Shark Lake (2015) – By Baron Craze


Shark Lake was originally listed as an action thriller, then change to a horror-thriller, with a summary that includes the phrasing of a classic American thriller where the lines between man and beast blur and questions that’s the real predator.  The film was initially simply called The Lake; however wiser minds gathered together and thought better of this issue. Screenwriters David Anderson and Gabe Burnstein who served as the team on their only horror film, and to date the only screenplay for a film project tried to create a version of Lake Placid. However, where that works with b-movie material and comical one-liners, this film fails especially when there isn’t a decent fight scene for the action star Dolph Lundgren. The release of the film was in the United States on October 2,  2015 and on the internet, not even listed at the time on Hulu or Netflix, the movie was available on YouTube for free, the writing definitely on the wall for the this film. As for the director duties that fell to Jerry Dugan, who previously did a video documentary short, and worked as assistant camera personnel and short films cinematographer, it all clearly showed on the final product.

Clint Gray (Dolph Lundgren) an exotic animal a rough, tough black market dealer Clint accidentally releases a bull shark into a lake in the water you can see the shadowy silhouette of a shark as it swims off and neglects to state anything about the issue. His payload, which he kept for gangster client Don Barnes (James Chalke), the deadly animal was pregnant and freely swims in a Nevada lake.  A few years later Clint earns his paroled from prison and coincidentally something he let loose begins to make its presence known. Meanwhile, the swimmers and shore walks begin to become part of the food chain at an unbelievable rate, although no attack prior to Clint’s return, strange then again perhaps not with this movie. Officer Meredith Hernandez (Sara Malakul Lane) who plays opposite Clint used her power to adopt his infant daughter and refuses to grant him visitation rights, clearly not centered on the child’s well being and fabrication of laws, courts, rules and jurisdiction, but none of that inflicts any importance on the story. Lane handles the role with ease, and trades barbs with Dolph’s character in a screenplay that appears as paint by numbers. The introduction of biologist named Peter (Michael Aaron Milligan) to investigate brutal attacks hunting one eating machine links them to a bull shark, but no one expects a whole family of them. In addition, a reality television personality Garreth Ross (Miles Doleac) wants to film everything from leading to the shark and capturing it too; this character might seem similar to Jaws 3-D (1983) Philip FitzRoyce (Simon MacCorkindale), yes that is correct they put someone like this into the movie. If one wanted to create a real action sequence a suggestion of a badass scene involving Dolph wrestling a shark, homage scene to Lucio Fulci’s Zombie’s shark fight scene that would easily pay for the price of admission.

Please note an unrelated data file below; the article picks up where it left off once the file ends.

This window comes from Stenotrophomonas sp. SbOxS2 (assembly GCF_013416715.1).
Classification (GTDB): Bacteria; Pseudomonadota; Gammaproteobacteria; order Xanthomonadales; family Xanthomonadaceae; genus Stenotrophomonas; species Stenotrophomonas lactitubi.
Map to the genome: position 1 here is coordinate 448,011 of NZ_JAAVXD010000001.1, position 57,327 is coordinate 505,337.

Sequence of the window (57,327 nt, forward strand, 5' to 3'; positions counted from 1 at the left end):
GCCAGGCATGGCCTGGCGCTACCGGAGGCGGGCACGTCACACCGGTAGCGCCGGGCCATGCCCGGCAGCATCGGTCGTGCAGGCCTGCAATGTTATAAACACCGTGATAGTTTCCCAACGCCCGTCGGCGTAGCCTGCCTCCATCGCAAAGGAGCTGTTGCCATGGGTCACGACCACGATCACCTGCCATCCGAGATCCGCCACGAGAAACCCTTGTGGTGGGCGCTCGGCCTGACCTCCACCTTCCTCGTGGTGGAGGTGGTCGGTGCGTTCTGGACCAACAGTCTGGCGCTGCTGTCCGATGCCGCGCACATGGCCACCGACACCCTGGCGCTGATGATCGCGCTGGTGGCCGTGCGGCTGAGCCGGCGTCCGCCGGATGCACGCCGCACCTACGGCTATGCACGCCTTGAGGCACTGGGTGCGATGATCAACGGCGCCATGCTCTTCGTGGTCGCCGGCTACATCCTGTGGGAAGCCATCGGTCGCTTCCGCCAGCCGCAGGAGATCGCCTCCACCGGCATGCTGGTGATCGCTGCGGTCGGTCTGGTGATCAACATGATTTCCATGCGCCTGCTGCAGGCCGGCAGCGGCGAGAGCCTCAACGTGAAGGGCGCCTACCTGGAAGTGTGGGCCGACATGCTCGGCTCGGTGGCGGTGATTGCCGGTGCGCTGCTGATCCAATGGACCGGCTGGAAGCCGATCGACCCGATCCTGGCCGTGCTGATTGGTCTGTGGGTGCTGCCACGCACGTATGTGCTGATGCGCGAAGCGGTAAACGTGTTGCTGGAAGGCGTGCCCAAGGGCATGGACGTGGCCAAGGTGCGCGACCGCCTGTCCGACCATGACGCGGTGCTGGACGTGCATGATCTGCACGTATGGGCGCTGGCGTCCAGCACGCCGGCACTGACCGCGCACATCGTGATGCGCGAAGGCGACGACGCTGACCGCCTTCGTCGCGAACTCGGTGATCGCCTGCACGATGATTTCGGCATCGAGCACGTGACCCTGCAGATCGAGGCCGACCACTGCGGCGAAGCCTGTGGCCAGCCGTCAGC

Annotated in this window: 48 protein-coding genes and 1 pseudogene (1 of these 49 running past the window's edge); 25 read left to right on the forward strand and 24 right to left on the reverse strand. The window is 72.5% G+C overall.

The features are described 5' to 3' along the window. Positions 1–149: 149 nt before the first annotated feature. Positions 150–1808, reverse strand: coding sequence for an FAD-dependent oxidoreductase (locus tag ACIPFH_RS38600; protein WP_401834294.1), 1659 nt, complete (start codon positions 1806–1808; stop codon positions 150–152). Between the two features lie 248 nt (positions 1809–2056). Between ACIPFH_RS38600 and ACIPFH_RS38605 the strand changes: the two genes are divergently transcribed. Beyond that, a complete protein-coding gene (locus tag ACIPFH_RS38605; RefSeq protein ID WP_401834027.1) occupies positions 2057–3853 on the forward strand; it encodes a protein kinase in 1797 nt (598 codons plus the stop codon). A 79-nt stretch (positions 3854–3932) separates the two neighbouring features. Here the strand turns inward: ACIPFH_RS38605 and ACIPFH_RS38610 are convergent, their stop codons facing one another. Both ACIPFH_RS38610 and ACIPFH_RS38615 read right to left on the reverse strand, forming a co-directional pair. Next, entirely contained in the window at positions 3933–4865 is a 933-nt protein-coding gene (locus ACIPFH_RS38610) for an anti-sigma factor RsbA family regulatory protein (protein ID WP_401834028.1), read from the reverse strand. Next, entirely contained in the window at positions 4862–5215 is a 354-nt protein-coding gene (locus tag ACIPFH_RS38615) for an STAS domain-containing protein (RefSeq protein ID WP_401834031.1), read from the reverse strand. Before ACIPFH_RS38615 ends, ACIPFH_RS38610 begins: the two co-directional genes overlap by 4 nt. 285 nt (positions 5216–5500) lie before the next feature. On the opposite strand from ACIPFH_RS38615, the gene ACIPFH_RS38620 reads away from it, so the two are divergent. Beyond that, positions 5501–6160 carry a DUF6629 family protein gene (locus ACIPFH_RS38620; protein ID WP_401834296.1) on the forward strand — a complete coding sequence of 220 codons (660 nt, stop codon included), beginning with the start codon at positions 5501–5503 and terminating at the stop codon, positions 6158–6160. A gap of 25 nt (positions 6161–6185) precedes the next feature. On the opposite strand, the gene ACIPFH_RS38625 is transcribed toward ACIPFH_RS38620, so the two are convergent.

Too often in the film the dialogue bogs down and the drama drags far too long, that wonders if the sharks could munch on the writers. The handling of the horror elements, feels very amateurish and the lack of control when using the CGI, proves very silly, it achieves the point that Sharknado is an Oscar winning film of how the material squared away constantly.  A director, even the most basic one, needs to have the talents to convey suspense before the beasts or killer graces the screen, the audience needs to feel the terror and tension, but each time it fizzles. Now granted, many quality shots are wide screen and nicely framed and edited of beautiful lake shots, the locations were scenic to say the least, houses by the lake, calmness of the elements. If this was a nature show and nothing to do with sharks, or horror and easy score of 10 out of 10, but is an action, thriller horror movie. A feature film with a small budget knows the limitations, understanding the nighttime feeding works best, usage of what brings the best palate to the forefront but sadly none of that occurs the story goes through the motions but never engages with the audience past the cursory glance.

A good b-movie premise which features the modern movie monsters real life beasts have a few basic rules to follow when all else fails to entertain, create the sense of fun with the three Bs – “Blood, Breasts and Beasts” and if that escapes the budget go for the 3 Cs – carnage, comedy, and cleavage.  The animal survival films is a genre quite difficult to master the heighten failure is the technical difficulty of directors to stage credible animals attacks. While everyone wants to resort to computer effects, the filmmakers in the past found an inexpensive way to stage these animal attacks, effective with Joe Dante’s Piranha (1978) and Steven Spielberg’s Jaws (1975).

This is not a horror film, a pathetic lame thriller, and that’s even a stretch, just because one includes a shark in a movie does not warrant it a horror film, if that was the case then the television show Happy Days with episode 5.3 of Fonzie jumping the shark as a ghastly woe of terror, but it is not! The same holds here, the feeding frenzy has its moments, but that is all, it relies more on scenic shots and carefully construction grammar perfect lines, with wooden delivers. Although, Screen Media Films release this movie, Shark Lake and available on DVD and Digital video on demand, I cannot recommend this movie, even if you were on your deathbed or bed ridden, better ways to pass your time.